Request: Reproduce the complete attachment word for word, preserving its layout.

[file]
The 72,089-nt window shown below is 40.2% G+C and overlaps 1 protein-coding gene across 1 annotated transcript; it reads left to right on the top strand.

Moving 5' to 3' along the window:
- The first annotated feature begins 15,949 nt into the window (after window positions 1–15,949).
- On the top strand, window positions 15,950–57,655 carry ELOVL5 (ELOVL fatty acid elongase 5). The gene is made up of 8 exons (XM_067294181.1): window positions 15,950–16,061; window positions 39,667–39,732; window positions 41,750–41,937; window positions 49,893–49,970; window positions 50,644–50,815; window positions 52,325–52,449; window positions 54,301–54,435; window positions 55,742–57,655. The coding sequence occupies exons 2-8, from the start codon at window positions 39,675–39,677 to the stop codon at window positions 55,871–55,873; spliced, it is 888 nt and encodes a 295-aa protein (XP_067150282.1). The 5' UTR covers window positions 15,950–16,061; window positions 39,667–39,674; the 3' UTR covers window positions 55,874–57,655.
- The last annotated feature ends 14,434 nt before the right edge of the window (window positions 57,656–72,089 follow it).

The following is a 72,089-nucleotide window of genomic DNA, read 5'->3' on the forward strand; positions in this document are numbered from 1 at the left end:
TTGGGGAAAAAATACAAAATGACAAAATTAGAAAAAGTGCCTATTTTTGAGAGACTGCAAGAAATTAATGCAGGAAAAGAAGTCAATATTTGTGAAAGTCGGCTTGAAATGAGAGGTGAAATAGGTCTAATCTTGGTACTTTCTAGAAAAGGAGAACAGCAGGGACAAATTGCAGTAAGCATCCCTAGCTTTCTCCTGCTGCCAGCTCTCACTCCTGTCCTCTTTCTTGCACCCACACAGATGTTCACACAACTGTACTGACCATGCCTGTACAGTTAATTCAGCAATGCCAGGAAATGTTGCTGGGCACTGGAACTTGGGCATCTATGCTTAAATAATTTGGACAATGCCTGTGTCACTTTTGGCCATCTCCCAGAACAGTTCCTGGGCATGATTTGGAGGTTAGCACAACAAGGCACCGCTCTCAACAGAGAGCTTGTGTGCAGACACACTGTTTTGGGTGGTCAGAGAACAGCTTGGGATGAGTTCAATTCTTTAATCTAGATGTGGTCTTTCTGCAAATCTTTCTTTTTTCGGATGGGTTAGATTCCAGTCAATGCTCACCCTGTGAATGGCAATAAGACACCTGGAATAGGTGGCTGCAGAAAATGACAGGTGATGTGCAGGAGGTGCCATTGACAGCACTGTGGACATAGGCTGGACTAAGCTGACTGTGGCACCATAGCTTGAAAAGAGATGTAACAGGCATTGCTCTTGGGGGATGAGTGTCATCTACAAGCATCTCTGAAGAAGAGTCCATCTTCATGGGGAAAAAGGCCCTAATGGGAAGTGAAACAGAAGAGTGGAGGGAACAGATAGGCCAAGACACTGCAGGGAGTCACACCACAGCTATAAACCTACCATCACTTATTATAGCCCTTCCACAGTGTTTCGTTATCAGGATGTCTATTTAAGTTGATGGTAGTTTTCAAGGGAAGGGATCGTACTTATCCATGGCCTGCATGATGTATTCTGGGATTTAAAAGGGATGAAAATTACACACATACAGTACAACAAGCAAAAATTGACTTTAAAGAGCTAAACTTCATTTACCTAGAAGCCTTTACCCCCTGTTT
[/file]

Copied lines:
The 72,089-nt window shown below is 40.2% G+C and overlaps 1 protein-coding gene across 1 annotated transcript; it reads left to right on the top strand.

Moving 5' to 3' along the window:
- The first annotated feature begins 15,949 nt into the window (after window positions 1–15,949).
- On the top strand, window positions 15,950–57,655 carry ELOVL5 (ELOVL fatty acid elongase 5). The gene is made up of 8 exons (XM_067294181.1): window positions 15,950–16,061; window positions 39,667–39,732; window positions 41,750–41,937; window positions 49,893–49,970; window positions 50,644–50,815; window positions 52,325–52,449; window positions 54,301–54,435; window positions 55,742–57,655. The coding sequence occupies exons 2-8, from the start codon at window positions 39,675–39,677 to the stop codon at window positions 55,871–55,873; spliced, it is 888 nt and encodes a 295-aa protein (XP_067150282.1). The 5' UTR covers window positions 15,950–16,061; window positions 39,667–39,674; the 3' UTR covers window positions 55,874–57,655.
- The last annotated feature ends 14,434 nt before the right edge of the window (window positions 57,656–72,089 follow it).

The following is a 72,089-nucleotide window of genomic DNA, read 5'->3' on the forward strand; positions in this document are numbered from 1 at the left end:
TTGGGGAAAAAATACAAAATGACAAAATTAGAAAAAGTGCCTATTTTTGAGAGACTGCAAGAAATTAATGCAGGAAAAGAAGTCAATATTTGTGAAAGTCGGCTTGAAATGAGAGGTGAAATAGGTCTAATCTTGGTACTTTCTAGAAAAGGAGAACAGCAGGGACAAATTGCAGTAAGCATCCCTAGCTTTCTCCTGCTGCCAGCTCTCACTCCTGTCCTCTTTCTTGCACCCACACAGATGTTCACACAACTGTACTGACCATGCCTGTACAGTTAATTCAGCAATGCCAGGAAATGTTGCTGGGCACTGGAACTTGGGCATCTATGCTTAAATAATTTGGACAATGCCTGTGTCACTTTTGGCCATCTCCCAGAACAGTTCCTGGGCATGATTTGGAGGTTAGCACAACAAGGCACCGCTCTCAACAGAGAGCTTGTGTGCAGACACACTGTTTTGGGTGGTCAGAGAACAGCTTGGGATGAGTTCAATTCTTTAATCTAGATGTGGTCTTTCTGCAAATCTTTCTTTTTTCGGATGGGTTAGATTCCAGTCAATGCTCACCCTGTGAATGGCAATAAGACACCTGGAATAGGTGGCTGCAGAAAATGACAGGTGATGTGCAGGAGGTGCCATTGACAGCACTGTGGACATAGGCTGGACTAAGCTGACTGTGGCACCATAGCTTGAAAAGAGATGTAACAGGCATTGCTCTTGGGGGATGAGTGTCATCTACAAGCATCTCTGAAGAAGAGTCCATCTTCATGGGGAAAAAGGCCCTAATGGGAAGTGAAACAGAAGAGTGGAGGGAACAGATAGGCCAAGACACTGCAGGGAGTCACACCACAGCTATAAACCTACCATCACTTATTATAGCCCTTCCACAGTGTTTCGTTATCAGGATGTCTATTTAAGTTGATGGTAGTTTTCAAGGGAAGGGATCGTACTTATCCATGGCCTGCATGATGTATTCTGGGATTTAAAAGGGATGAAAATTACACACATACAGTACAACAAGCAAAAATTGACTTTAAAGAGCTAAACTTCATTTACCTAGAAGCCTTTACCCCCTGTTT